Wednesday, September 17, 2008

Examination of Conscience
I’m finding incredible insight as I begin to lead out the work that I’ve been working through, praying about and preparing for more than six months. Inspired by the book Deepening Your Effectiveness, I’m looking more deeply at a meaningful definition of discipleship and looking more intently at how I can order the life of this congregation to better move people toward deeper experiences and expressions of God’s grace. Using the concept of “core principles” as those experiences and practices that shape our life with Christ more completely, I’m in the midst of introducing these principles and practices through worship and a companion class. This week I’m on the third of the seven principles.
The third principle is “Fully formed disciples of Jesus are committed to living incarnationally according to the example of Christ.” As a way of teaching this concept and drawing people into a deeper understanding of our life with Christ I’m using the image of the Christ of the Maryknoll and Ignatius of Loyola’s Examen. Rooted in John 1, I’m exploring with the congregation the truth of the incarnation. Out of this reclamation and deeper understanding of the incarnation, I’m seeking a deeper understanding of why incarnation matters to modern disciples and how it can be an integral part of our life of faith.
I’m being drawn into a deeper understanding of the Examen. I’ve spent time practicing the Examen; it was one of the more compelling practices that I learned through the Two Year Academy. At the risk of being too hard on myself, my recollection of how I approached the Examen was more from the standpoint of a self-guided tour. I know that I did it prayerfully. I did try and explore the deeper and more difficult elements of my life and practice. At the end, it was still self-led. I’m coming to understand that the Examen needs to be different. It needs to be Christ led.
This is a challenging concept. It could be difficult to do a true self-led Examen, but it could smack of masochism. Alternately, it would be all too easy to gloss over important things that we would need to deal with. However, to give the reins of the journey over to Christ, to have a Christ-led Examen is all together different. It is truly an exercise in living without a net when we let Christ guide us through the reflection of our day, our action (inaction) and our faithfulness. Yet this is absolutely vital to growing into a deeper relationship with Christ. The truly Christ-led Examen is made possible through incarnation.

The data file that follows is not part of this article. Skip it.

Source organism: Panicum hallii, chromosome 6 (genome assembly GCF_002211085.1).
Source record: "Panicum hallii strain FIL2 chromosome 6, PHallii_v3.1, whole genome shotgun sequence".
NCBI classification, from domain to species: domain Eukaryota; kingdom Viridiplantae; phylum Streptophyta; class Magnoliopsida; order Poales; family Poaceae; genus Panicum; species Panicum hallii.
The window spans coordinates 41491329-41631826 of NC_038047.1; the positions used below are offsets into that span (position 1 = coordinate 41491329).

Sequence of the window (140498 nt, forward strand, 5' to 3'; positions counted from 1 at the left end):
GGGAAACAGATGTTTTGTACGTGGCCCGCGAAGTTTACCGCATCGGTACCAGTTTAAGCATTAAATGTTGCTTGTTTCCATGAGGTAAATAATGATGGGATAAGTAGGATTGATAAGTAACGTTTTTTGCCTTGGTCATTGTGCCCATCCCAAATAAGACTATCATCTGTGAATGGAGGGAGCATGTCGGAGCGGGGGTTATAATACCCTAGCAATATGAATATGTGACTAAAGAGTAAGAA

Incarnation is the expression of faith that bears witness to the depth to which God is present in Christ. When John speaks of the Word became flesh and dwelled among us, he bears witness to a depth and intimacy of God’s presence in Christ. When through faith Christ abides with us and we with Christ, we have before us the possibility of an indwelling experience with Christ that approximates incarnation. When we engage in a Christ-led Examen, Christ leads not from outside us, but from ever more deeply within.
As we engage in the Examen the door is opened to the experience of God’s transforming grace from the inside out. As I have sought to live more deeply into my faith and relationship with Christ, I’ve come to realize that there are stubborn, persistent and deep seated attitudes that are getting in the way of what I seek. What God is revealing to me is that the answers and the healing I seek lay in the practice of the Examen. So, tonight I reenter into the Examen. This time…I let Christ take the wheel.

Wednesday, September 10, 2008